As we continue our journey to Emmaus in this journey that is the Church's story, there will be new interpretations of scripture that we need to hear. Our church is full of voices interpreting scripture in a variety of ways. Sometimes when we hear these voices interpreting the story, their telling resonates with in us and we feel strangely warmed. Sometimes when we hear the voices, especially the new voices, we get heartburn. The acid rises and we squirm and turn away. We must be careful NOT to claim discernment about good or bad interpretations of scripture based on gastrointestinal responses - our gut reaction may not be the most reliable. Remember that the disciples did not make sense of the burning hearts until afterwards when its meaning had become obvious. I confess my conviction. I believe that something new is happening in the church and in the world. And I believe that there travels with us a stranger - The Stranger - whose voice is not found in any one of the interpretations of scripture which clamor for our attention. Through the clamor of many voices, of many people trying to make sense of the Word for this world there is a voice. In the midst of all these interpretations, those that give heartburn and those that strangely warm, will emerge the voice of stranger who understands what has been happening and who knows what we are to be. Within the strange reality of our differences and in all the struggles that diversity creates, a new and more complete understanding of God's purpose can appear. But first . . . but first we must do something.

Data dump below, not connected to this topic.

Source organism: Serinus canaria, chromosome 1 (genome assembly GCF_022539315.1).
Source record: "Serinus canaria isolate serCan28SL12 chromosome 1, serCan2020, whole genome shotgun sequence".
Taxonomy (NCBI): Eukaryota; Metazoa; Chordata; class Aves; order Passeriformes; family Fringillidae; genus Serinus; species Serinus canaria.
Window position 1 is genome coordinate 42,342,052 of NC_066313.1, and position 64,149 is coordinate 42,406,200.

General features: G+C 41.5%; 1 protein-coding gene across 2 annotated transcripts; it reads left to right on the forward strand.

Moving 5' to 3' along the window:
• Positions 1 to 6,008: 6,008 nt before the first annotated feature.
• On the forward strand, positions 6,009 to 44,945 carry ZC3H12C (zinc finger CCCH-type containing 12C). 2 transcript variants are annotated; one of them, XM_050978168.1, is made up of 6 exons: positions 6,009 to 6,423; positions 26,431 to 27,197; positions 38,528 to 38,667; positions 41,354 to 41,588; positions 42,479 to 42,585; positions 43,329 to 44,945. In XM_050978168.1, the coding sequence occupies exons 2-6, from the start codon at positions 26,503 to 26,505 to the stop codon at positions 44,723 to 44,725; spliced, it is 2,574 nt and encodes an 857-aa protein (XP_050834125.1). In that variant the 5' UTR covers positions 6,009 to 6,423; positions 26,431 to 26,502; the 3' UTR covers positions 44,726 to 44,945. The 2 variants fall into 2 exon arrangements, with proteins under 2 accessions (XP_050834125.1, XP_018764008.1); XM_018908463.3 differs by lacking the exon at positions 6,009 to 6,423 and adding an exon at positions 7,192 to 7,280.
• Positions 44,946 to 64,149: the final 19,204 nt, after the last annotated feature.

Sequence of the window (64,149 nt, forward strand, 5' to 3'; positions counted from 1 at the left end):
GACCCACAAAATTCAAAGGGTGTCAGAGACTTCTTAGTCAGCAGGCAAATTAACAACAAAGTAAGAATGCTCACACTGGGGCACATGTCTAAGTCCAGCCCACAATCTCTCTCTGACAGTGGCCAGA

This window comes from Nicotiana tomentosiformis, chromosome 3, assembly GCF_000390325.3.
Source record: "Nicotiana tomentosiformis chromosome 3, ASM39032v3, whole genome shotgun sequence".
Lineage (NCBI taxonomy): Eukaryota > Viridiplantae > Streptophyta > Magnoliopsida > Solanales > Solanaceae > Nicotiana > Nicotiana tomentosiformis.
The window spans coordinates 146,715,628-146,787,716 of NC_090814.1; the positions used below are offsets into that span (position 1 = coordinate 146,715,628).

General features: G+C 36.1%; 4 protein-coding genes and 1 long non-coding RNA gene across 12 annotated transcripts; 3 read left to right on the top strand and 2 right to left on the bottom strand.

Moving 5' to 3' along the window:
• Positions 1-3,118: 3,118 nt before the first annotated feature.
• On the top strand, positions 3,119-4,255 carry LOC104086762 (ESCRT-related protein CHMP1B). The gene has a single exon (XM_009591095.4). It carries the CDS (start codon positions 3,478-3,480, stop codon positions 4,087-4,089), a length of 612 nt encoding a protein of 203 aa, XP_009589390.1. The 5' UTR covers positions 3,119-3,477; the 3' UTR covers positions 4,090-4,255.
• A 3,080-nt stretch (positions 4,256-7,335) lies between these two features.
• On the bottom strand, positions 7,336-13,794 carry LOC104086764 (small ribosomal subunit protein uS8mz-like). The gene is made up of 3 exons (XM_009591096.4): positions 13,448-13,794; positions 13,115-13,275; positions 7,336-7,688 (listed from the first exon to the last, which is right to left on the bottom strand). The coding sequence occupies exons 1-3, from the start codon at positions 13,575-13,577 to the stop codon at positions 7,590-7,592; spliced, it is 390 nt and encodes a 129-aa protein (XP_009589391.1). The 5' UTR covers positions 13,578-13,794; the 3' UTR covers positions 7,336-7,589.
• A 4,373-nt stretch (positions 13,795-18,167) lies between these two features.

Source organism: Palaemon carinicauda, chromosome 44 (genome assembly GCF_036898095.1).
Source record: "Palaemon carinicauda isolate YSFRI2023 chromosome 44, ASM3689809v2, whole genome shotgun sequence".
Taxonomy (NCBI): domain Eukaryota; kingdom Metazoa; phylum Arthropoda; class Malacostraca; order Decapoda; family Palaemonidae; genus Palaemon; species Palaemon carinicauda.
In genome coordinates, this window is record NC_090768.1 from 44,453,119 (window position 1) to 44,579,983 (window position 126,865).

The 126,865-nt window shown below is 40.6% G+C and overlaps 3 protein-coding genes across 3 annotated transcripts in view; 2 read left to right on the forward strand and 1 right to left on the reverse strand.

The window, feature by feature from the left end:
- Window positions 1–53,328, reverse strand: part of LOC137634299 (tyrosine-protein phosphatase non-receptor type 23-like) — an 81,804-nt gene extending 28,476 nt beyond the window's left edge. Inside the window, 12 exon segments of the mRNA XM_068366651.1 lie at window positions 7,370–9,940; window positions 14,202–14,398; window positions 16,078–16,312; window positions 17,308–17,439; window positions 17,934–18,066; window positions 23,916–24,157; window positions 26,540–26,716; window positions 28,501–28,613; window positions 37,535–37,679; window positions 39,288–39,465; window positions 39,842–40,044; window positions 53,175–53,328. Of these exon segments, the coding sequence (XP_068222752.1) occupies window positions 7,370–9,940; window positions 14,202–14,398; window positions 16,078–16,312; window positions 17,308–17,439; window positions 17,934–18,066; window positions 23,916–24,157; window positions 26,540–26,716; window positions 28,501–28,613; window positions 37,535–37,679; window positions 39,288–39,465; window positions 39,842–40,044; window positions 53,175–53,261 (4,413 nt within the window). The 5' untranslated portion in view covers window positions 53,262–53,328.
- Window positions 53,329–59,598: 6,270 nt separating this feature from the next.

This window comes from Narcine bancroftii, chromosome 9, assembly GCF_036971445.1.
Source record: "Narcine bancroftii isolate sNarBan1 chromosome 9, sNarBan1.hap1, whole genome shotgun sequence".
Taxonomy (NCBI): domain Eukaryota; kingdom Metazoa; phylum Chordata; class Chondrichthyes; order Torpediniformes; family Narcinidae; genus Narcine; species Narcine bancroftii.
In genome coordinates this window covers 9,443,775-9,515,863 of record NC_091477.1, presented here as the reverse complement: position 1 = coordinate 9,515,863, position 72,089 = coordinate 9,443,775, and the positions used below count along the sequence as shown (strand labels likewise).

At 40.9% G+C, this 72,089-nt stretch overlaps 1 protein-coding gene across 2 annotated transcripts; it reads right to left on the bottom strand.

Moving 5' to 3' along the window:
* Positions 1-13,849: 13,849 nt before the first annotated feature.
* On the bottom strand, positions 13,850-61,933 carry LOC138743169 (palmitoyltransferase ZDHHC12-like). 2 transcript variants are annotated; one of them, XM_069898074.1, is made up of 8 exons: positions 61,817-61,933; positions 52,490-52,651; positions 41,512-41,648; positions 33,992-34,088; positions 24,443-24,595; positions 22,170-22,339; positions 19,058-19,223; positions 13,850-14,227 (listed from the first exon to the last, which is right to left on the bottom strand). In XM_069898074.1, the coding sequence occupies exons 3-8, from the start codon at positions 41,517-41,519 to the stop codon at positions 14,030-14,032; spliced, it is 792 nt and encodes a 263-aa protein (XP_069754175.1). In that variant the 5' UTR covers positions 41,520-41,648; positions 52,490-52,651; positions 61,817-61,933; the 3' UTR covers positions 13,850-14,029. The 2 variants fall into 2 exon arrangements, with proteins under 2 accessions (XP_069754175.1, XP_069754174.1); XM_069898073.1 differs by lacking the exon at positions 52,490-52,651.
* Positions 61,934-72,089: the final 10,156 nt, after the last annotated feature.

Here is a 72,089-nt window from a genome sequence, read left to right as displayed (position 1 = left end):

One of the strangest elements of the Emmaus story is the blindness of the disciples. The text tells us that the disciples were prevented from recognizing the stranger. How peculiar. They are his followers. And yet God prevents them from recognizing this stranger, the Christ. This is our predicament, too. We don't know which voice - or voices - is that of the stranger who travels with us. All of these people struggling to make sense of who the Christ is and who we are as a result - somewhere in bedlam of these is a new word we need to hear. But here is the interesting part of the story. You see, before they are given a clue about the true identity of their fellow traveler, they invite him into dinner. It seems to be necessary that they invite a stranger to sit down with them. Perhaps, just perhaps, God intends that we don't figure out which voices in our church represent “The Voice.” Perhaps, just perhaps, God is waiting until we have the opportunity to invite all these strange voices to our table so that we can sit down and share a supper together. Who knows what may happen then?
Please sign my guestbook and view it.
Statistics courtesy of